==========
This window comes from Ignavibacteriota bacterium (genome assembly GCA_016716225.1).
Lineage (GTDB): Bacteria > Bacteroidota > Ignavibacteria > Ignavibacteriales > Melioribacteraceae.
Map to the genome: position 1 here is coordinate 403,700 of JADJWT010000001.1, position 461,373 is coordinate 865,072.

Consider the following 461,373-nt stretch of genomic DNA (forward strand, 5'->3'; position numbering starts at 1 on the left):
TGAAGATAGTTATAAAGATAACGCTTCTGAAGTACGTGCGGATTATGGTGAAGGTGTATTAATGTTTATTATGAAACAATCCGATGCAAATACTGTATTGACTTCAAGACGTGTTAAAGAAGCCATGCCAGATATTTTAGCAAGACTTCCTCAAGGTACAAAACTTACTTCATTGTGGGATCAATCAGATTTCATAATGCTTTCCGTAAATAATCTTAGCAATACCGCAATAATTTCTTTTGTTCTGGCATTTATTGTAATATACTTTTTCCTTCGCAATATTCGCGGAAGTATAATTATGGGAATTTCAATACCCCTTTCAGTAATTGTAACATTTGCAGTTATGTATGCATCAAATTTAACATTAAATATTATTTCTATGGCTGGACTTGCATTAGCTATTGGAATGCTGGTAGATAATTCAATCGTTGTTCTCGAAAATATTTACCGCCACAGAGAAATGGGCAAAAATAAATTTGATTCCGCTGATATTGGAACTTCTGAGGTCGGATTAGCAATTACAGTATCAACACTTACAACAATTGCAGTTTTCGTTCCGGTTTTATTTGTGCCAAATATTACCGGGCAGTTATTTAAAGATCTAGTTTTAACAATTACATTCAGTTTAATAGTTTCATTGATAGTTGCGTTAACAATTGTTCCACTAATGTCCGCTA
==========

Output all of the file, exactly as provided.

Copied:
This window comes from Ignavibacteriota bacterium (genome assembly GCA_016716225.1).
Lineage (GTDB): Bacteria > Bacteroidota > Ignavibacteria > Ignavibacteriales > Melioribacteraceae.
Map to the genome: position 1 here is coordinate 403,700 of JADJWT010000001.1, position 461,373 is coordinate 865,072.

Consider the following 461,373-nt stretch of genomic DNA (forward strand, 5'->3'; position numbering starts at 1 on the left):
TGAAGATAGTTATAAAGATAACGCTTCTGAAGTACGTGCGGATTATGGTGAAGGTGTATTAATGTTTATTATGAAACAATCCGATGCAAATACTGTATTGACTTCAAGACGTGTTAAAGAAGCCATGCCAGATATTTTAGCAAGACTTCCTCAAGGTACAAAACTTACTTCATTGTGGGATCAATCAGATTTCATAATGCTTTCCGTAAATAATCTTAGCAATACCGCAATAATTTCTTTTGTTCTGGCATTTATTGTAATATACTTTTTCCTTCGCAATATTCGCGGAAGTATAATTATGGGAATTTCAATACCCCTTTCAGTAATTGTAACATTTGCAGTTATGTATGCATCAAATTTAACATTAAATATTATTTCTATGGCTGGACTTGCATTAGCTATTGGAATGCTGGTAGATAATTCAATCGTTGTTCTCGAAAATATTTACCGCCACAGAGAAATGGGCAAAAATAAATTTGATTCCGCTGATATTGGAACTTCTGAGGTCGGATTAGCAATTACAGTATCAACACTTACAACAATTGCAGTTTTCGTTCCGGTTTTATTTGTGCCAAATATTACCGGGCAGTTATTTAAAGATCTAGTTTTAACAATTACATTCAGTTTAATAGTTTCATTGATAGTTGCGTTAACAATTGTTCCACTAATGTCCGCTA